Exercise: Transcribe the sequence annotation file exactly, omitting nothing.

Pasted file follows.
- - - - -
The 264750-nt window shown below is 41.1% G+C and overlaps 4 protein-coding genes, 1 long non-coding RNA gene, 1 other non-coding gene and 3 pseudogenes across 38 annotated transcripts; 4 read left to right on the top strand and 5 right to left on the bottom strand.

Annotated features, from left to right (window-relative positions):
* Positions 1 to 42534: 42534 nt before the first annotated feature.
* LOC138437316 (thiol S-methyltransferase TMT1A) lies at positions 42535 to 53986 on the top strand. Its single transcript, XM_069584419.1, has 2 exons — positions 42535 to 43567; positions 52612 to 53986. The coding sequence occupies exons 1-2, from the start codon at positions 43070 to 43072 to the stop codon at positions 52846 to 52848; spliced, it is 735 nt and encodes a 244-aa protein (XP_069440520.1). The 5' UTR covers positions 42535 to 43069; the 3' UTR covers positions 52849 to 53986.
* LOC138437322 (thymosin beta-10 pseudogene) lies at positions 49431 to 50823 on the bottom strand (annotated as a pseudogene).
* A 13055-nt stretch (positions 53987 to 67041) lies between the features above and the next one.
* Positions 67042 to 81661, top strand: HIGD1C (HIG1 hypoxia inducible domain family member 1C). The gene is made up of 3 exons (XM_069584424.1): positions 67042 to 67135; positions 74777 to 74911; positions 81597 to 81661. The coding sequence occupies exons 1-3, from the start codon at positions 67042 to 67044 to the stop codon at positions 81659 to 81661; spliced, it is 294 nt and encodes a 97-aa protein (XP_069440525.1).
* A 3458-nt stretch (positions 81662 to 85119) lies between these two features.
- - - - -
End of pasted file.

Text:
The 264750-nt window shown below is 41.1% G+C and overlaps 4 protein-coding genes, 1 long non-coding RNA gene, 1 other non-coding gene and 3 pseudogenes across 38 annotated transcripts; 4 read left to right on the top strand and 5 right to left on the bottom strand.

Annotated features, from left to right (window-relative positions):
* Positions 1 to 42534: 42534 nt before the first annotated feature.
* LOC138437316 (thiol S-methyltransferase TMT1A) lies at positions 42535 to 53986 on the top strand. Its single transcript, XM_069584419.1, has 2 exons — positions 42535 to 43567; positions 52612 to 53986. The coding sequence occupies exons 1-2, from the start codon at positions 43070 to 43072 to the stop codon at positions 52846 to 52848; spliced, it is 735 nt and encodes a 244-aa protein (XP_069440520.1). The 5' UTR covers positions 42535 to 43069; the 3' UTR covers positions 52849 to 53986.
* LOC138437322 (thymosin beta-10 pseudogene) lies at positions 49431 to 50823 on the bottom strand (annotated as a pseudogene).
* A 13055-nt stretch (positions 53987 to 67041) lies between the features above and the next one.
* Positions 67042 to 81661, top strand: HIGD1C (HIG1 hypoxia inducible domain family member 1C). The gene is made up of 3 exons (XM_069584424.1): positions 67042 to 67135; positions 74777 to 74911; positions 81597 to 81661. The coding sequence occupies exons 1-3, from the start codon at positions 67042 to 67044 to the stop codon at positions 81659 to 81661; spliced, it is 294 nt and encodes a 97-aa protein (XP_069440525.1).
* A 3458-nt stretch (positions 81662 to 85119) lies between these two features.